How long can we have “Interstellar” in our heads… ?

I grew up on science fiction. Movies, literature and comics were part of my childhood and sometimes I just stood by the window in the kitchen and watched the stars. Stars were mystical beings, they had names, genders, lovers and enemies… They were something mythological, and above all – they talked. I listened their private conversations, feeling a bit voyeuristic by breaching that thin line of confidence we so secretly established.

20 (or so) years later I saw the trailer for “Interstellar”. After disappointment called “Gravity” in the previous year I was skeptical even though Nolan is one of my favorite directors and Matthew McConaughey is one the most mentionable actors in Hollywood. My expectations were somewhere between average and very good and the movie just hit that sweet spot called – well. Good, but not great. Well, but not excellent. Hype that is surrounding “Interstellar” is understandable, but I have my reasons why I’m not as excited about it, after the theatre as I was after the trailer. When I saw the trailer I was that kid again, and I watched the stars from my house in the mountains, and the stars talked to me again. After the movie I found just bits of that excitement in the movie and few, more or less serious, shortcomings.


First of all pros and cons of the “Interstellar”. Movie is definitely worth of your time. Nolan directed film as visual masterpiece, and the storytelling in the SF terms is compelling. The effects are wonderful, although the comparison with “2001” is a bit too much; Nolan knows his way around tension and action. As in his previous films, “Interstellar” has moments when you are completely pulled into the movie, and you just wish that feeling to last. Preferably to the end. Acting in the movie is good, but it isn’t excellent. That’s connected with few of the cons I found really annoying. Jessica Chastain and Michael Caine, both great actors, have characters which are not written well. Murphy Cooper, as we realize later in the movie, is one of the most important characters for the plot resolution and her screen time is mostly used for the scenes filled with pathos which is (in “Interstellar” sort of story) really unnecessary. Of course, some pathos is understandable (scenes with young Murphy), but in the later scenes acting potentials of Jessica Chastain and Michael Caine were almost completely unused. Such strong actors and characters written in a way as their characters were should come into conflict in some stage of story development. That conflict was building through the first half of the film and when it eventually came it was weak, on the deathbed, and I as a viewer (just as the conflict itself) was left hanging. For Murphy’s character’s sake it’s a pity that conflict wasn’t written better. Furthermore, Ann Hathaway as Brand is totally unconvincing when her motivations come to scrutiny. Her reaction for not going to the planet where she wants to go was deeper and much more emotional than the reaction to the fraud committed by her own father. Something for a viewer to think about. Characterizations in general are poorly written. Even Cooper, as the main character, could use some deepening. Pity. As direction and cinematography are wonderful, elements of characterization are lacking in details.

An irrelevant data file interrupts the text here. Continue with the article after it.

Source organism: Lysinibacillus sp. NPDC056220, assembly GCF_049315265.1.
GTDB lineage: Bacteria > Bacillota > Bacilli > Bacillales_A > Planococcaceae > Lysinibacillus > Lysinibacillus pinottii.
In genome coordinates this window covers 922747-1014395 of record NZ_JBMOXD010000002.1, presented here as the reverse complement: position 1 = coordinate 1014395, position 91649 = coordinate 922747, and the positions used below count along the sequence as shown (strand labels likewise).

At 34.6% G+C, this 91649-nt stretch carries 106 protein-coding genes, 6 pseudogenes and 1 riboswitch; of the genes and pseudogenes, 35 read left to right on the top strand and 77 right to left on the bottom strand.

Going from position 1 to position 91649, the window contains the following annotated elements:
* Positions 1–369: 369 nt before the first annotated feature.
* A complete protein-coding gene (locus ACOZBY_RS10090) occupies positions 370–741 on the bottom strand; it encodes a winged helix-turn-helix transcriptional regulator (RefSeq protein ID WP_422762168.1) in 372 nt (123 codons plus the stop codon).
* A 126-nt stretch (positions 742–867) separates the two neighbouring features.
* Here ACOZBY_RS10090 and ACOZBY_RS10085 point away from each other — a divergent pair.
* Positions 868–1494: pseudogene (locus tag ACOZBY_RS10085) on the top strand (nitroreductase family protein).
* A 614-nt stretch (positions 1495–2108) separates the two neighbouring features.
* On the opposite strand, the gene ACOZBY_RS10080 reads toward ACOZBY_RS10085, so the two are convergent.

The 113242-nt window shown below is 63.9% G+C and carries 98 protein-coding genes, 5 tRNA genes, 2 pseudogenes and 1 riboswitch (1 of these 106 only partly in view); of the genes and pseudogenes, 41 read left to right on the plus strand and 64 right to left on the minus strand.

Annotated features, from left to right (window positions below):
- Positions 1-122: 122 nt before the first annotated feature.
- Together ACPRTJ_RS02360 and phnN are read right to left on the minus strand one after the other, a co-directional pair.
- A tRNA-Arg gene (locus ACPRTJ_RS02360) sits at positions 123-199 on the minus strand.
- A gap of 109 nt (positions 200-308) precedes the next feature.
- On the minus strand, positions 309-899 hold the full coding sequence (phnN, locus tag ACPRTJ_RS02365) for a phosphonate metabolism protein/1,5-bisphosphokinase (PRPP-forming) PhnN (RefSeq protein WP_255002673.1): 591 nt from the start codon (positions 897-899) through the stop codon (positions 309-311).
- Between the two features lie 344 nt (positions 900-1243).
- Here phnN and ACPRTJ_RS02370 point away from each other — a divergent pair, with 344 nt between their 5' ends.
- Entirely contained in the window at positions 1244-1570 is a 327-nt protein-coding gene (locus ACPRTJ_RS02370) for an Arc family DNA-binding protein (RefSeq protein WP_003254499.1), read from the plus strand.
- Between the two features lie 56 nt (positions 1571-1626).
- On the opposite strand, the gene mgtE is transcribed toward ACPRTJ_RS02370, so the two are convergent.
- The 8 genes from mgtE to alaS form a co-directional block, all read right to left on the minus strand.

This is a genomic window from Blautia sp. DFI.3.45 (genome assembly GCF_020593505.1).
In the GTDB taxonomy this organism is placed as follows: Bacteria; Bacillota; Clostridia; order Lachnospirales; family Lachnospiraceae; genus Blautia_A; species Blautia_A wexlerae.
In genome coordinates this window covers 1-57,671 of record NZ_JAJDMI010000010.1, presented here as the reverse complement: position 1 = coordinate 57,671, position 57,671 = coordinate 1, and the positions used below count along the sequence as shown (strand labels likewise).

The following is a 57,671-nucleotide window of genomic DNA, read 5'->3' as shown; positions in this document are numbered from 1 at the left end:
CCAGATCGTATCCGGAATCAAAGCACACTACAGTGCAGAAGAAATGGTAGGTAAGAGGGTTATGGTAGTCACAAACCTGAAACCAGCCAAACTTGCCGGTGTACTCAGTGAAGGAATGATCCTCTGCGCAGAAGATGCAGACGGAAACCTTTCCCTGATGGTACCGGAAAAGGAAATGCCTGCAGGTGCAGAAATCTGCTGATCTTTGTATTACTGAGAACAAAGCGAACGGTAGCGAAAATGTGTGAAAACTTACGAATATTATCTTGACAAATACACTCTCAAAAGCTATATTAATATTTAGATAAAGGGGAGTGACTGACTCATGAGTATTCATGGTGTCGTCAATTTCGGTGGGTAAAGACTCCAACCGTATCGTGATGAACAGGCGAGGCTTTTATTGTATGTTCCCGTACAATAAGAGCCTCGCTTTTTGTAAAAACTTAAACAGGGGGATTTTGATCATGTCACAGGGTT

All that aside, film deserves high grades until the last 15 minutes of the film. When the main plot is resolved (relativity and the child’s room in all timelines was stroke of genius) and Cooper is found, story loses coherence and becomes filled with unnecessary pathos once again. Sometimes, Hollywood should just let the film end when it should. Movies aren’t chewing-gums for God sake. Final scene of Murphy’s reunion with her father is completely idiotic (reunion was achieved when Murphy found the watch and then said to Tom that father saved them all). That scene was sole reason why I gave the movie 7/10, instead of 8. Awful.

However, “Interstellar” is still one of the best SF movies out there. It’s a real cinematic experience, but currently it’s a bit overrated. Story of “Interstellar” has its flaws, and some actors and their characters aren’t used to their full potential. Action and relativity elements of the story are great, as are the special effects. From all the reactions I’ve read about the movie these days, some didn’t make sense to me. From movies in this genre you can’t expect 100% scientific precision. Even the documentaries with the subject of relativity are all (guess what) relative. Even the documentaries aren’t completely sure what they are talking about. Some criticism of “Interstellar” in that regard is unwarranted.

Also, movie of this sort can’t be compared to “Star Wars” or “Guardians of the Galaxy”. Space-opera and Science-Fiction are two different genres in my book. Space-opera mixes elements of fantasy into Space, and SF mixes element of science into fiction. Science fiction don’t need to have space elements, movies that are in their nature space-opera (Star Wars, Guardians…) are, on the other hand, unthinkable without the stars. “Interstellar” is science-fiction. And very good SF at that. On Asimov’s trail. With more attention to the characters and their development (if same attentions were dedicated to the characters as it were to direction and effects) “Interstellar” would truly be the masterpiece  which people are describing these days. Unfortunately, that’s not the case but “Interstellar” is still worth the price of the ticket.





One Comment Add yours

  1. CMrok93 says:

    It hardly ever lost my interest, but it did disappoint me on more than a couple occasions. Good review.


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